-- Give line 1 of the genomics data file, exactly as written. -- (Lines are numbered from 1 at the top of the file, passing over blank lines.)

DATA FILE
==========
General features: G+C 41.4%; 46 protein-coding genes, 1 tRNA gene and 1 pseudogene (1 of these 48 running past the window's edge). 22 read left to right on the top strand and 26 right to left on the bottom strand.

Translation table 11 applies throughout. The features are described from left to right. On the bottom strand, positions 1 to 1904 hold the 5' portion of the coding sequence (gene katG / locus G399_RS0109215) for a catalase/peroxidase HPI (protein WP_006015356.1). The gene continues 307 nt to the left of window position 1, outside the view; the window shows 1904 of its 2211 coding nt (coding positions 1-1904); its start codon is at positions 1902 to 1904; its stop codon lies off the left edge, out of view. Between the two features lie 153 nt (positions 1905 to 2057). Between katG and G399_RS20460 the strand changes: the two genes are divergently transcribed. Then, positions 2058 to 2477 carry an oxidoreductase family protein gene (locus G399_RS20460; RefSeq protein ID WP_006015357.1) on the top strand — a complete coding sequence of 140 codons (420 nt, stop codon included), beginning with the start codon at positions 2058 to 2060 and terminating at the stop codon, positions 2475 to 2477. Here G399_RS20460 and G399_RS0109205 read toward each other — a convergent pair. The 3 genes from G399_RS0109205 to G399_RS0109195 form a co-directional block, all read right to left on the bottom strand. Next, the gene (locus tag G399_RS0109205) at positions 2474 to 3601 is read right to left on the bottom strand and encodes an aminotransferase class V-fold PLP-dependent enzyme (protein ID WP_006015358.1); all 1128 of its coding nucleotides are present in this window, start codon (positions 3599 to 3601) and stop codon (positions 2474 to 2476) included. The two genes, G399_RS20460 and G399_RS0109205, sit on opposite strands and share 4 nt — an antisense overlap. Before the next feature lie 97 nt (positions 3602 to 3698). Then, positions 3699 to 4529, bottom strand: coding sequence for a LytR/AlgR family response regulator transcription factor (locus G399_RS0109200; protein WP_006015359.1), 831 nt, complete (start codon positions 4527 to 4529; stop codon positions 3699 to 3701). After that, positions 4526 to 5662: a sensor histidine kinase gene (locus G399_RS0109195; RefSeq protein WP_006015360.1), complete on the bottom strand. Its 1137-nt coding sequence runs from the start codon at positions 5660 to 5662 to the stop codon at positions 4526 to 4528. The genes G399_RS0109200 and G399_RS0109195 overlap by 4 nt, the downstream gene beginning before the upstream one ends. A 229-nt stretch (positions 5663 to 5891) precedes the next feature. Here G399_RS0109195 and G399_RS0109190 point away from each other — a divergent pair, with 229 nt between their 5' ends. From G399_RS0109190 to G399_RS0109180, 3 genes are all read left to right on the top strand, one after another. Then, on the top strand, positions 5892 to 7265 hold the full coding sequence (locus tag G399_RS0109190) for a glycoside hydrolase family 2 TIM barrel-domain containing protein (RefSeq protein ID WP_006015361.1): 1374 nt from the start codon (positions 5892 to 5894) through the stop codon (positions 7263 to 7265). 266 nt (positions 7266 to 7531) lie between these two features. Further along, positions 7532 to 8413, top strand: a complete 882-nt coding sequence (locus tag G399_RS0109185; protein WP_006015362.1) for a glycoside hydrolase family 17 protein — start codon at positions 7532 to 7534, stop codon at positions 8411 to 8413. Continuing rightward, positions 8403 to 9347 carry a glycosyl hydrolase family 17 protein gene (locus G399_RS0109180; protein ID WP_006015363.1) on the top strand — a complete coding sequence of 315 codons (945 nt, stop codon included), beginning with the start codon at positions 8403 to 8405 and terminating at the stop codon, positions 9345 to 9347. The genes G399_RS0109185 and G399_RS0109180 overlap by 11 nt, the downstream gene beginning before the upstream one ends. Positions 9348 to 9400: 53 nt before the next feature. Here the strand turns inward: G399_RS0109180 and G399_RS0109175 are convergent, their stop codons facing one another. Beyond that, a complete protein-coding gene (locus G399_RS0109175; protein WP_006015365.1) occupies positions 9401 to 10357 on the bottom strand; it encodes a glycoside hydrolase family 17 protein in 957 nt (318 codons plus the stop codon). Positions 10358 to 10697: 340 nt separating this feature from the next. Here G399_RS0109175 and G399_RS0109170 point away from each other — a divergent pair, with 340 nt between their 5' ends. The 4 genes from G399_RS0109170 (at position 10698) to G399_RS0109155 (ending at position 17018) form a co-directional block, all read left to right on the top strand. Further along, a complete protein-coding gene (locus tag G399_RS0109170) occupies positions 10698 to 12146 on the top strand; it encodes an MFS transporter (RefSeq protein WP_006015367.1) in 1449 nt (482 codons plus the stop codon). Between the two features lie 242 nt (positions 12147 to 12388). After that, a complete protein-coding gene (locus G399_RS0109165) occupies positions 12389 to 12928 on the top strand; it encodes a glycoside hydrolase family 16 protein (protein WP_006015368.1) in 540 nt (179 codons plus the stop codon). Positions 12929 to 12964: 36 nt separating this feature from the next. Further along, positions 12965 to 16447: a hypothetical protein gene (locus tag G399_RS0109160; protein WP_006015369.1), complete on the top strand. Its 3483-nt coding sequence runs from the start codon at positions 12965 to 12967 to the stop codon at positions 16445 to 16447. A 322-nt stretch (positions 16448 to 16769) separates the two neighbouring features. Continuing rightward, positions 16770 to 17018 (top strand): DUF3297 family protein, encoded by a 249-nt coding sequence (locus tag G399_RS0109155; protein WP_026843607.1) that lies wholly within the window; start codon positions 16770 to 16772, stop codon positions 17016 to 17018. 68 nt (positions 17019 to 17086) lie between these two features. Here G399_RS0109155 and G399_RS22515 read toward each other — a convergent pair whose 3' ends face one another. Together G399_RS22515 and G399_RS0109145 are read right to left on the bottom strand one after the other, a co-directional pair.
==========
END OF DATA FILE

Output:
General features: G+C 41.4%; 46 protein-coding genes, 1 tRNA gene and 1 pseudogene (1 of these 48 running past the window's edge). 22 read left to right on the top strand and 26 right to left on the bottom strand.